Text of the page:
It’s not about what to do if kids don’t get along, but when. The friendships my children now enjoy is a testimony to God’s faithfulness — and to the hope and instruction the Bible provides on how to do our part to raise kids who prize their brothers and sisters as lifelong friends. The road to get there is long and tiring but the fruit is sweet.
In-law relationships: Someone recently asked me why there isn’t much written by Christians on in-law relationships. With “monster-in-law” attitudes abounding, our culture has developed some pretty ugly assumptions about parent/child relationships after the kids marry. As the mother-in-law of five “new kids” to our family, I am privileged to enjoy a warm and close relationship with each of them for which I am forever grateful. But again, that doesn’t mean we haven’t walked through bumps in the road together. How do two women who dearly love the same man — one his wife and the other his mother — reject worldly stereotypes about competing with one another, respect and honor one another’s roles, and find joy in their unique relationship with him? How can parents-in-law embrace the importance of creating a healthy distance with their now-married child so the leave and cleave process can be fully effective? How can married children and their parents resist the common “your parents vs my parents” competition that tempts people to keep score about time spent with each family?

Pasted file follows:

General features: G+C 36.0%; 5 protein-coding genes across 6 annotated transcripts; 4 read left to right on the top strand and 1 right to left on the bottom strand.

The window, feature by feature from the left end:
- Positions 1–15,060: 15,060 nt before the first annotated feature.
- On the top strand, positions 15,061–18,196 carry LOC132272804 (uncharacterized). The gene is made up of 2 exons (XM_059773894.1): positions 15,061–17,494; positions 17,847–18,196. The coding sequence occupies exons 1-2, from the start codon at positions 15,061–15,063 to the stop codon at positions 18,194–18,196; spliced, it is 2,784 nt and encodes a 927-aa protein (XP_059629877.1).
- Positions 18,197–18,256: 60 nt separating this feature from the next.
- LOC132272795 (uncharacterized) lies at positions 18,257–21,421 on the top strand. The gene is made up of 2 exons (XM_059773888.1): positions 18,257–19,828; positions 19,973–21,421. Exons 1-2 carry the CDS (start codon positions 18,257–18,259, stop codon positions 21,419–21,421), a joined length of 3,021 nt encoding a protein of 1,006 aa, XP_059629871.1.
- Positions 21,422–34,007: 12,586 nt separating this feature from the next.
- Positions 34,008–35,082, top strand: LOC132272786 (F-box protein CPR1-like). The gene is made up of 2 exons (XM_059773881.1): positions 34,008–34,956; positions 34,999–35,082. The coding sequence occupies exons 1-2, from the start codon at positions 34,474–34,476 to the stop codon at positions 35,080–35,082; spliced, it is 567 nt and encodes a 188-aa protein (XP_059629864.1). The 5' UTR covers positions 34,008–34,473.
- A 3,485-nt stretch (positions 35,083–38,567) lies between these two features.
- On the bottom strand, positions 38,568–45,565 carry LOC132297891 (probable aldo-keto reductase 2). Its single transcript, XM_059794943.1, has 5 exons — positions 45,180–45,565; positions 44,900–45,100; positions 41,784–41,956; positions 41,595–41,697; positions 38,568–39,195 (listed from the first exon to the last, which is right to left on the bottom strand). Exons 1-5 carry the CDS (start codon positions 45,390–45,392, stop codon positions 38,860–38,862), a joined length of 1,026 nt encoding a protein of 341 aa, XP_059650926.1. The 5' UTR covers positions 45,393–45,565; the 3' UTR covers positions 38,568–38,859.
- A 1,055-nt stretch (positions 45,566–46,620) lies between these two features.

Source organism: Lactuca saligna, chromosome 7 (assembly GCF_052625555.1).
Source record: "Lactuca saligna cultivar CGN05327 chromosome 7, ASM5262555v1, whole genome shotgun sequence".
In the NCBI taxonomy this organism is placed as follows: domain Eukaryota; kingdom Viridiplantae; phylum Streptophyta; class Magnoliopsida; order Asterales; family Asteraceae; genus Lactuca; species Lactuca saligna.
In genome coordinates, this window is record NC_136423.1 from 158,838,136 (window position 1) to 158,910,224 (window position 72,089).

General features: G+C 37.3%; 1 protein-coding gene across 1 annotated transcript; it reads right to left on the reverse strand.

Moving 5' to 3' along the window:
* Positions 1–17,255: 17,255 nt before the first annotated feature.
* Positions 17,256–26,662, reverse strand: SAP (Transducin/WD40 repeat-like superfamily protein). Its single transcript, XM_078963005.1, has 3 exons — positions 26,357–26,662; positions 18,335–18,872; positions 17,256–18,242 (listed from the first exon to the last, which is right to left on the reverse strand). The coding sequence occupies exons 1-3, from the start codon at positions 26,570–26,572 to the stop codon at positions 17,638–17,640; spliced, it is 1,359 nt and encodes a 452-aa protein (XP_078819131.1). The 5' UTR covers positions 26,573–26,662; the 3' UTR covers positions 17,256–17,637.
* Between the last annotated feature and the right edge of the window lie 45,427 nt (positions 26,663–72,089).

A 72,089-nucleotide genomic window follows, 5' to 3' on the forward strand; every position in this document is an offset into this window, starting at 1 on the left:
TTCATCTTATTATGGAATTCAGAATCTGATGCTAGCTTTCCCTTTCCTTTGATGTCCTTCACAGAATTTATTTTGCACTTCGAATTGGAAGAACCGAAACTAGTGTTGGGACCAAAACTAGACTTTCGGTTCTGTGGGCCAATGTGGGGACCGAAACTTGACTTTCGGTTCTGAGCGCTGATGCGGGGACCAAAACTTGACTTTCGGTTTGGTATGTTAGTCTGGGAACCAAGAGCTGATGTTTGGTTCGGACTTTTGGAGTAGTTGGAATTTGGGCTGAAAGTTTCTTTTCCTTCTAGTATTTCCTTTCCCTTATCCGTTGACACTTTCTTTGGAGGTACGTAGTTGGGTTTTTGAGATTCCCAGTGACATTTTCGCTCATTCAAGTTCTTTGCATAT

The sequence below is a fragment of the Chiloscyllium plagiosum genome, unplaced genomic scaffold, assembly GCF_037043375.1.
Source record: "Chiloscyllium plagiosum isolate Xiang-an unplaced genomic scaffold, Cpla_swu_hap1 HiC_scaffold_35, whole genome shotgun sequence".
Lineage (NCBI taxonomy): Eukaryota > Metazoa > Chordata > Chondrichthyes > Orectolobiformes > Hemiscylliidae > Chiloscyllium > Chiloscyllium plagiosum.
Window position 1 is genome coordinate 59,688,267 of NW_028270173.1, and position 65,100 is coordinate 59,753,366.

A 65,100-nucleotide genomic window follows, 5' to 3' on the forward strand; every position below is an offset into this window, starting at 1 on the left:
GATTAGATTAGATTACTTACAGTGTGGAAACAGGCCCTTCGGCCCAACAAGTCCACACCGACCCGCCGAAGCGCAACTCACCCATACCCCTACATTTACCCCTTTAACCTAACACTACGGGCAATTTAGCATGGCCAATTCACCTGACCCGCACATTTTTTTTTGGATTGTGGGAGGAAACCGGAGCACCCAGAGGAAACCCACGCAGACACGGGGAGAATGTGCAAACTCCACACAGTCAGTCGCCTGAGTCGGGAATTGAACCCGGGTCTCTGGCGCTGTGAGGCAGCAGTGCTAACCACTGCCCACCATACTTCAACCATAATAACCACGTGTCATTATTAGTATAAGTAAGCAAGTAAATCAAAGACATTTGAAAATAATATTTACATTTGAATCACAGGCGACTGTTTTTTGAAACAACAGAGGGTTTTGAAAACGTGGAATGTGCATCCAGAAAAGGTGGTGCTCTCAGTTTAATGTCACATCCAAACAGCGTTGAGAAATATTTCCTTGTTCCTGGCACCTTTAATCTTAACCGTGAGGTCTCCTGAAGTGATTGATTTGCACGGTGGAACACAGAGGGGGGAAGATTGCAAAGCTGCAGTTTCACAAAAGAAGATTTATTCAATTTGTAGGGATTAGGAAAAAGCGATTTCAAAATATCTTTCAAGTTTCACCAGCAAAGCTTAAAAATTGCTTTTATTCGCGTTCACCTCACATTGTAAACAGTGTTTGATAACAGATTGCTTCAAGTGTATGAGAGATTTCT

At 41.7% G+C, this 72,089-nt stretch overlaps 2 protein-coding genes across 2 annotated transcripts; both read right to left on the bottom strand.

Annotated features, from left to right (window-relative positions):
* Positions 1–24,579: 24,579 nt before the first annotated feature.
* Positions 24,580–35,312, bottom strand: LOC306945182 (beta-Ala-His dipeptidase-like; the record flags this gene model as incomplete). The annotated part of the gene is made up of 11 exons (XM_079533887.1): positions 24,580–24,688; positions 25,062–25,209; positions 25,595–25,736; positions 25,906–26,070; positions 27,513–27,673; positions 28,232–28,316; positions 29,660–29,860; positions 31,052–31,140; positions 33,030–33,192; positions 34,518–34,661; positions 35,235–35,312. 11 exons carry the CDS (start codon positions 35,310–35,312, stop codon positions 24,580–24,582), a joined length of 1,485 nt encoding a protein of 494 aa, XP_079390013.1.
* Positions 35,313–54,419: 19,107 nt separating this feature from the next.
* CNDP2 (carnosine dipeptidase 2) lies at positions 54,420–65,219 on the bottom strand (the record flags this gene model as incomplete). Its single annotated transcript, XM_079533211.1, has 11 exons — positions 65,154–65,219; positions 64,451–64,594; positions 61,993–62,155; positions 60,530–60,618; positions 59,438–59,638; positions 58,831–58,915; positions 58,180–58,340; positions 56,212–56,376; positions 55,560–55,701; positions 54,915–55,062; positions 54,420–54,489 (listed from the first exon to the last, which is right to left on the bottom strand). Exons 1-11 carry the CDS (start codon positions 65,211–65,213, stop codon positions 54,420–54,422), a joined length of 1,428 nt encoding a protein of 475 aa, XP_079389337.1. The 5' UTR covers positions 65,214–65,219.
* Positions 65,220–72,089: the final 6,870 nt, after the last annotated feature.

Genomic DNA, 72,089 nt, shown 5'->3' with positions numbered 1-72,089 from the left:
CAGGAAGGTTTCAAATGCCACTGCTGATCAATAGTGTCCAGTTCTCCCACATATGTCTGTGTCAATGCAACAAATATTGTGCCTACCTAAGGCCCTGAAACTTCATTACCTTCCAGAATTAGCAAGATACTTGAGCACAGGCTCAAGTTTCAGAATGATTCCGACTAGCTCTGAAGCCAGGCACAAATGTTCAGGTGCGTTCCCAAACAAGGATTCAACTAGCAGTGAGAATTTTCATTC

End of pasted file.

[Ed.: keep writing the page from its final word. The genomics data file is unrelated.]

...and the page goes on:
And then there’s the question of how to navigate the sometimes turbulent waters when parents assume their married kids should still come to them for counsel when their adult children prefer to get advice from others…or not at all?
These topics are those about which I plan to explore in the coming weeks. If they don’t apply directly to you, I pray these posts might encourage someone you know.
The good news is this: whatever you are walking through, there is wisdom to be found in God’s word. People can share their thoughts and experiences but only God can provide the wisdom you need — along with the power to live out what you learn from Him.
Perhaps you’re a Christian who tends to go to people first (friends, the internet, blogs…smile) for help, advice and comfort rather than to the Bible. I do the same thing at times! Or maybe you’re not a Christian, yet sometimes you find help from believers (or their blog…smile) that seems to address your questions or struggles. But you’ve never looked to God or the Bible for help.
We all need to understand that God is the source of the wisdom, strength and help we need. Only He is always wise and always right. I’m very grateful that my blog is encouraging to some. Yet it’s important for you and me to know that God is there to help and counsel us through every situation that confuses or burdens us.
Lord, thank you that our help comes from You, our always faithful, always available Father.